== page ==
What didn’t you like about your college/university?
    Tell me about a professor or supervisor that you didn’t like and why.
    Why would you be an asset to our department? How would you be able to contribute to our program?
    What skills and experiences do you feel have prepared you for admission to this program?
    Why should we consider you for our program instead of several other equally qualified candidates?
    How many programs have you applied to besides our institution/program?
    What will you do if you are not accepted into our program?
    Extracurricular Activities:
    What extracurricular activity has been most satisfying to you?
    What is the most significant contribution you have made to your school?
    What activities do you enjoy most outside of the classroom?
    Do you have any hobbies or outside interests?
    Tell me about any volunteer experiences in which you have participated.
    What challenges do you think you might face in the graduate program?
    What would you say is an area in which you need improvement?
    What would you change about yourself and why?
    What skills or abilities do you hope to strengthen through our program?
    What has motivated you to pursue this academic field?
    What are your short-term and long-term goals?
    Why do you want a graduate degree in ___________?
    How do you see this program fitting into your career goals?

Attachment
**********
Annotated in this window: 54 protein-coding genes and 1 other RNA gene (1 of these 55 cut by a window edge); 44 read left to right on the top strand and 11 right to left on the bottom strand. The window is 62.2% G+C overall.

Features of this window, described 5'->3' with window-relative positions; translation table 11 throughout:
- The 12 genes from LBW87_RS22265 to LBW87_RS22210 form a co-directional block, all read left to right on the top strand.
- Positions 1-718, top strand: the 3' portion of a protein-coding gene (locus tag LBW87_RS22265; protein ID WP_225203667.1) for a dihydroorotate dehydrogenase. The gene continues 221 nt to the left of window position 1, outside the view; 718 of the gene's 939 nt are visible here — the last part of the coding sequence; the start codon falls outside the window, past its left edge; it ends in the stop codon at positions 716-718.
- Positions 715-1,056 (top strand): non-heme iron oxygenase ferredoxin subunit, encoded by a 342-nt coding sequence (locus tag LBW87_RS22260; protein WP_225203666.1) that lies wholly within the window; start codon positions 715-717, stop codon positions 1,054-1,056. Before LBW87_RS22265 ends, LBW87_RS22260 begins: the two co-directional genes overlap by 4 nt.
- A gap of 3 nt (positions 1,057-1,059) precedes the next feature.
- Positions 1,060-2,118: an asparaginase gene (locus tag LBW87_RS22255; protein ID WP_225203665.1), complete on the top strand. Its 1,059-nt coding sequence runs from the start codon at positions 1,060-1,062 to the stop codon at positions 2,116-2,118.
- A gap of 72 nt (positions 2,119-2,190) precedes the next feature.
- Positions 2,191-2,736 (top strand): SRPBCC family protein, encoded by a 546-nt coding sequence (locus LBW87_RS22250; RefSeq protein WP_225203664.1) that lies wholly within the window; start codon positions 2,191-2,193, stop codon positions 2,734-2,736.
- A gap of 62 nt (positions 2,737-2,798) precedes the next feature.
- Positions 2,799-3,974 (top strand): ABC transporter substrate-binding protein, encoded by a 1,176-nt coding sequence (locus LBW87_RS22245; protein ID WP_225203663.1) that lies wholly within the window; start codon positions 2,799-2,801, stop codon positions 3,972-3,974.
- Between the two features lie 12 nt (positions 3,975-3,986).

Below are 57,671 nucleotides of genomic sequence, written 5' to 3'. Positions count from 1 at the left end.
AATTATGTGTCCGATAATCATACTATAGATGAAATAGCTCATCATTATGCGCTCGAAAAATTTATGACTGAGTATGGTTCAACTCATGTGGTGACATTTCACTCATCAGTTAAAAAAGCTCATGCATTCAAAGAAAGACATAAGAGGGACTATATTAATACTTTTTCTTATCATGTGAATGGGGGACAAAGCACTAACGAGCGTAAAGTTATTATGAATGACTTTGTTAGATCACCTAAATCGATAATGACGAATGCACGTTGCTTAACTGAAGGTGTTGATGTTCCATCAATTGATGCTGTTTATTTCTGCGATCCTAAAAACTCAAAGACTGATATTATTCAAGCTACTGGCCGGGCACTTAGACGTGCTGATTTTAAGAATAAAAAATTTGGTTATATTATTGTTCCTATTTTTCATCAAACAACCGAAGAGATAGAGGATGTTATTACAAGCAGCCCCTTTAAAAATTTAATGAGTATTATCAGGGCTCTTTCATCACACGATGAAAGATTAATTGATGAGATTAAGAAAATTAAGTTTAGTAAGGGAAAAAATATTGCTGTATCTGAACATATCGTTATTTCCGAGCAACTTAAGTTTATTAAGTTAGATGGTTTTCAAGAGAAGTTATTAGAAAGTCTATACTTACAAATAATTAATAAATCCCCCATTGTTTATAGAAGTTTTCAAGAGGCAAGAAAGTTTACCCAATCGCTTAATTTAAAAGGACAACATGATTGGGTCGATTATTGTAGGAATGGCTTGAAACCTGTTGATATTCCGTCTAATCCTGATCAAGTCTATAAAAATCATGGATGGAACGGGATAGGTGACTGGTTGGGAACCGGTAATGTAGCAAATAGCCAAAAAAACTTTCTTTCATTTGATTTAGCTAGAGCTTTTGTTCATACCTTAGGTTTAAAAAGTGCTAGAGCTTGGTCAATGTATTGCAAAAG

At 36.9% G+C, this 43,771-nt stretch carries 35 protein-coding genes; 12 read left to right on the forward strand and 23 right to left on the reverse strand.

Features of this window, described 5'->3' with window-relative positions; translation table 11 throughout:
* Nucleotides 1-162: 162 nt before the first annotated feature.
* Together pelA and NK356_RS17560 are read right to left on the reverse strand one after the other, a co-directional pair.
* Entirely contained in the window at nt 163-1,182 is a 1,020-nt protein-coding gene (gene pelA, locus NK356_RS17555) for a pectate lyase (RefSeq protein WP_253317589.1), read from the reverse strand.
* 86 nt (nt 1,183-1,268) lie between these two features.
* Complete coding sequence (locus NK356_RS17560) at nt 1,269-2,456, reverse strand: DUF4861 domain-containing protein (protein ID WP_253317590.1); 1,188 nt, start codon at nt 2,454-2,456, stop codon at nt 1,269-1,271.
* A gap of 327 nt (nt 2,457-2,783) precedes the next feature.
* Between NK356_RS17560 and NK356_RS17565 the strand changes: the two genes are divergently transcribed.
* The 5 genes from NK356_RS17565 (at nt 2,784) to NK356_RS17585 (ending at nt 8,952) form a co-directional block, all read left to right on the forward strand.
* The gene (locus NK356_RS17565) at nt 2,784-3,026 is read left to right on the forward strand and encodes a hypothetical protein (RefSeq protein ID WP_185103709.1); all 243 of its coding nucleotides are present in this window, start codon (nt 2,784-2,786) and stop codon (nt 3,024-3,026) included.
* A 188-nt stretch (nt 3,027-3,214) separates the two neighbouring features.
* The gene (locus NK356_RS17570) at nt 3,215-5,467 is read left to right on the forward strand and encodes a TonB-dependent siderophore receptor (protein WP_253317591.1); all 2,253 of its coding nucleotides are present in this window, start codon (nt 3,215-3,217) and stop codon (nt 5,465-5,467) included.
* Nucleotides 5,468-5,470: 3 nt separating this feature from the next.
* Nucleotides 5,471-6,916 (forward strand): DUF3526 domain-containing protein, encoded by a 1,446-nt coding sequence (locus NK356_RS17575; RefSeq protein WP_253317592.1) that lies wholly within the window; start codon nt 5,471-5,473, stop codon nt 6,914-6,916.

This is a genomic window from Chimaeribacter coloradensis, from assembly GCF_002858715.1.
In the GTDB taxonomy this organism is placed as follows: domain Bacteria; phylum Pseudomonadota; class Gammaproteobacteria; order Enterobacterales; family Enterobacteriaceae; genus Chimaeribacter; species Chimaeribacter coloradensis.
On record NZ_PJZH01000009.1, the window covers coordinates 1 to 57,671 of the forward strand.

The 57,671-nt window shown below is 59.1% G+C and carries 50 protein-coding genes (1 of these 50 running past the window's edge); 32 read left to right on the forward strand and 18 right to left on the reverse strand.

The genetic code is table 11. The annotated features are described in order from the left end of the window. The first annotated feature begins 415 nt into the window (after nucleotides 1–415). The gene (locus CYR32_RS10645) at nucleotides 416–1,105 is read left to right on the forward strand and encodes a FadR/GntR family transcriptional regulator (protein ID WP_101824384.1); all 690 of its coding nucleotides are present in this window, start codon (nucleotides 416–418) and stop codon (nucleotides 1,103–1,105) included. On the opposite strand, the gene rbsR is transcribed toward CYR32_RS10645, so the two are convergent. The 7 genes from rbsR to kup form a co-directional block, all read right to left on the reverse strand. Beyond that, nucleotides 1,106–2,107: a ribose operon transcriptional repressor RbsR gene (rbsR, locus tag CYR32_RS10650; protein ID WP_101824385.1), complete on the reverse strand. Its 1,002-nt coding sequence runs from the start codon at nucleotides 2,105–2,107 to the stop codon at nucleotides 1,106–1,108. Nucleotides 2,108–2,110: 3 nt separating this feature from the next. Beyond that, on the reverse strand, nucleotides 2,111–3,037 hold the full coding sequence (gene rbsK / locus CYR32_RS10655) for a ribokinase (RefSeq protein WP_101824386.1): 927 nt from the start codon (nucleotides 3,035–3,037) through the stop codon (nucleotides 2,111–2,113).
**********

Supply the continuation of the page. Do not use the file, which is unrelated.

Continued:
Tell me about a goal you have set for yourself and how you have achieved it or intend to achieve it.
    Leadership/Teamwork/Problem Solving Skills, etc.:
    Tell me about a major accomplishment and how you achieved it.
    Tell me about a situation in which you showed initiative.
    Tell me about a group in which you were involved. How did you contribute to make this group achieve a goal?
    Tell me about a time you assumed a leadership role.
    Tell me about a recent significant problem you faced and how you handled it.
    Tell me how you handle stress.
    Tell me about a time you had a number of assignments due. How did you make sure you completed all of them on time and did a good job?
    Tell me about a time when you were confronted by a fellow student, co-worker or a customer. How did you handle it to resolve the conflict?
    Tell me about a time you were faced with a difficult situation and how you handled it.
    Tell me about a mistake you made and how you handled it.
    Define teamwork (or success… quality… fairness)
    What was the last book you read or movie you saw?
    How will you make the world a better place?
    If you could have dinner with someone (living or dead), who would that person be?